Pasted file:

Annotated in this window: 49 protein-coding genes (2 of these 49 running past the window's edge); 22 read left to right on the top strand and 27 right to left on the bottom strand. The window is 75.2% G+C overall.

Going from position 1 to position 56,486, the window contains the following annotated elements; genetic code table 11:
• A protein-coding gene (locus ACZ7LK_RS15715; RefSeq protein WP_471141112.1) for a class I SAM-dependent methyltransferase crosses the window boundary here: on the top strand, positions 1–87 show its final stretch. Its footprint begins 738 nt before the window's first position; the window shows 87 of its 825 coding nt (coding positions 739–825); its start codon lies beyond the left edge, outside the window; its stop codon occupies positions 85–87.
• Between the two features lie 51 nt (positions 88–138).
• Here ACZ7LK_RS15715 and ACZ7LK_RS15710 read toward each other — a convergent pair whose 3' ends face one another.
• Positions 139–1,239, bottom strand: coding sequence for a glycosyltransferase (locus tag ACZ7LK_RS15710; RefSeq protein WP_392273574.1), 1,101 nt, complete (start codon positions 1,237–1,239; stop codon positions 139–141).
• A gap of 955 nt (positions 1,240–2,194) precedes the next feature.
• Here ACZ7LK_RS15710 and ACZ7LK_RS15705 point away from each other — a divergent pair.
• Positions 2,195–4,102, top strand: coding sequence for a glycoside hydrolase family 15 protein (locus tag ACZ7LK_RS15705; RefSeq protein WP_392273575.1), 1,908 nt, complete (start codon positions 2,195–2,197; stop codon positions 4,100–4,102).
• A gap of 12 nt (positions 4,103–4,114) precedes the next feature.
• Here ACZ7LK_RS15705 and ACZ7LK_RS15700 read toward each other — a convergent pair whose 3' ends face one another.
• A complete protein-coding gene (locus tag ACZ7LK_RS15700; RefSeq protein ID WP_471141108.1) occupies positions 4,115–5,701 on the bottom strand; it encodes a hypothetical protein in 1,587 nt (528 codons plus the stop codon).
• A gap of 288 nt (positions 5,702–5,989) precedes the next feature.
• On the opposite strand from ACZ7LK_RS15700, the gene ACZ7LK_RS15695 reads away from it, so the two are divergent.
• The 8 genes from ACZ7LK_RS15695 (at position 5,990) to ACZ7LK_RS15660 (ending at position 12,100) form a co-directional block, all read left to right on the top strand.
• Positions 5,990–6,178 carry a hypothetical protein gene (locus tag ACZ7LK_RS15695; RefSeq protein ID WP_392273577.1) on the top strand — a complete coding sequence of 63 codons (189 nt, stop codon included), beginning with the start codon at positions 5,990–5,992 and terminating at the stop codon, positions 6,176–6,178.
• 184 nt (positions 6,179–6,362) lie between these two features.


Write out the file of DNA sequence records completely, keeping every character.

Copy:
Annotated in this window: 49 protein-coding genes (2 of these 49 running past the window's edge); 22 read left to right on the top strand and 27 right to left on the bottom strand. The window is 75.2% G+C overall.

Going from position 1 to position 56,486, the window contains the following annotated elements; genetic code table 11:
• A protein-coding gene (locus ACZ7LK_RS15715; RefSeq protein WP_471141112.1) for a class I SAM-dependent methyltransferase crosses the window boundary here: on the top strand, positions 1–87 show its final stretch. Its footprint begins 738 nt before the window's first position; the window shows 87 of its 825 coding nt (coding positions 739–825); its start codon lies beyond the left edge, outside the window; its stop codon occupies positions 85–87.
• Between the two features lie 51 nt (positions 88–138).
• Here ACZ7LK_RS15715 and ACZ7LK_RS15710 read toward each other — a convergent pair whose 3' ends face one another.
• Positions 139–1,239, bottom strand: coding sequence for a glycosyltransferase (locus tag ACZ7LK_RS15710; RefSeq protein WP_392273574.1), 1,101 nt, complete (start codon positions 1,237–1,239; stop codon positions 139–141).
• A gap of 955 nt (positions 1,240–2,194) precedes the next feature.
• Here ACZ7LK_RS15710 and ACZ7LK_RS15705 point away from each other — a divergent pair.
• Positions 2,195–4,102, top strand: coding sequence for a glycoside hydrolase family 15 protein (locus tag ACZ7LK_RS15705; RefSeq protein WP_392273575.1), 1,908 nt, complete (start codon positions 2,195–2,197; stop codon positions 4,100–4,102).
• A gap of 12 nt (positions 4,103–4,114) precedes the next feature.
• Here ACZ7LK_RS15705 and ACZ7LK_RS15700 read toward each other — a convergent pair whose 3' ends face one another.
• A complete protein-coding gene (locus tag ACZ7LK_RS15700; RefSeq protein ID WP_471141108.1) occupies positions 4,115–5,701 on the bottom strand; it encodes a hypothetical protein in 1,587 nt (528 codons plus the stop codon).
• A gap of 288 nt (positions 5,702–5,989) precedes the next feature.
• On the opposite strand from ACZ7LK_RS15700, the gene ACZ7LK_RS15695 reads away from it, so the two are divergent.
• The 8 genes from ACZ7LK_RS15695 (at position 5,990) to ACZ7LK_RS15660 (ending at position 12,100) form a co-directional block, all read left to right on the top strand.
• Positions 5,990–6,178 carry a hypothetical protein gene (locus tag ACZ7LK_RS15695; RefSeq protein ID WP_392273577.1) on the top strand — a complete coding sequence of 63 codons (189 nt, stop codon included), beginning with the start codon at positions 5,990–5,992 and terminating at the stop codon, positions 6,176–6,178.
• 184 nt (positions 6,179–6,362) lie between these two features.